2/25/2006 11:55:00 PM  
Blogger Chris said...

DC's first Trek series had a weird, funky energy to it, thanks to writers' attempts to write stories that could fit in between the most recently-released movie and the next, in-progress movie -- which gave us stuff like Kirk commanding the Excelsior and the new, junior crewmembers. By the second series, Paramount was paying more attention to things and the movies themselves had reached a "further adventures" sort of status quo, alas. There are a few trades of this series out -- The Best of Star Trek, The Mirror Universe Saga, and Peter David's Who Killed Captain Kirk? storyline. But it would be great to see more of this run somehow.

2/26/2006 02:54:00 PM  
Blogger Brad Curran said...

I tend to avoid licensed comics, but that's mainly because I don't have much interest in the Transformers, GI Joe, the Micronauts, et al, even though I am one of a legion of comics fans in their 20s who got hooked on the form at least partially by Larry Hama's GI Joe. The only 80s toy comic I've considered buying was that GI Joes/Transformers WWII team up Jae Lee drew, because it's so damn bizarre sounding and, hey, Jae Lee!

I do have to say that I've been tempted to check out some of the Buffy and Angel comics (they're Million Dollar Man and Bionic Woman of my generation of nerds?). If nothing else, there's one that's become a running joke between Stony and I, and I really should own it given how much milage I've gotten out of making fun of it. I almost picked up a Bond comic strip adaptation a few years ago. Really nice oversized package. I would buy a wrestler Steve Austin comic, too, if it was an earnest autobiographical number about what he's doing now that he doesn't wrestle anymore. From what I've heard, that's way more heatbreaking than Jimmy Fucking Corrigan. Also, he could put on his underwear and beat someone up to break the monotony. Jimmy Fucking Corrigan couldn't do that. Fucking Jimmy Fucking Corrigan.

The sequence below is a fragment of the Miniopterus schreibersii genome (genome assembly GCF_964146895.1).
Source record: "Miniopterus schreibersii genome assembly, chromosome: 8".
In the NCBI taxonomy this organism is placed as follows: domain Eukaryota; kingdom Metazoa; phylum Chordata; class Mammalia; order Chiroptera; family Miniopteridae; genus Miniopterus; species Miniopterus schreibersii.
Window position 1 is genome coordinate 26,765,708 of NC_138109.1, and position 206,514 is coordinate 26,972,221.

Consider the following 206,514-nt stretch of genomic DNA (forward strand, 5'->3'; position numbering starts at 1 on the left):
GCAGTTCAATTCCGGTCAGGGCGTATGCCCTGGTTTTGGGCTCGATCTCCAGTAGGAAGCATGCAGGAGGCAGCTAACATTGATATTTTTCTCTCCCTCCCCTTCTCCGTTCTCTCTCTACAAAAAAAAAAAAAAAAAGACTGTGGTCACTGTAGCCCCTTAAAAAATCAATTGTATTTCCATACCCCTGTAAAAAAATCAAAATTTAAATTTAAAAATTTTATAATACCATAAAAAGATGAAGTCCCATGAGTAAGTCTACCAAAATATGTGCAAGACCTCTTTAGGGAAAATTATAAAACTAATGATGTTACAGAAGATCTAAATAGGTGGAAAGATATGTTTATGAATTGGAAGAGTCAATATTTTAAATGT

2/26/2006 04:39:00 PM  
Blogger Scott M. said...

There were two trade paperbacks of the first 12 (I think) issues of THE BATMAN ADVENTURES.. I bought them at the time. And they are indeed quite good. Since Warner owns DC and the WB animation, I don't see any reason why they would not reprint the comics if the demand was there.. it's probably more likely a matter of not wanting to "confuse the fans" away from the current Bat-toon. I think I read on Evan Dorkin's blog that they are releasing a new Superman Adventures collection.

Re: Brad's comment, my girlfriend is very much into Joss Whedon so I have been ordering his comics for her (Fray, Astonishing X-men, etc). and I do recommend the collection called TALES OF THE SLAYERS. Whedon and many other Buffy TV series writers wrote the scripts and the artists range from the likes of Tim Sale to P. Craig Russell, and there is a particularly good one by Gene Colan.

"bpktie"- what Arte Johnson was unwilling to bet on Laugh-in.

2/27/2006 11:38:00 AM  
Anonymous Dave Blanchard said...

You guys are forgetting about the REALLY good licensed stuff that'll probably never see the light of TPB-collected day: BOB HOPE and JERRY LEWIS comics drawn by the great Bob Oksner. That was good stuff!

2/28/2006 08:59:00 AM  
Anonymous Andy said...

"Some of the DC Tarzan has been collected very Dark Horse I believe."

Yup, the first volume of it (of three) is on its way to me right now.

Dark Horse seems to be increasingly bent on rescuing these odd old books to help beef up their catalogue. They supposedly have reprints of Fafhrd and the Gray Mouser coming, too.

2/28/2006 01:07:00 PM  

Post a Comment

<< Home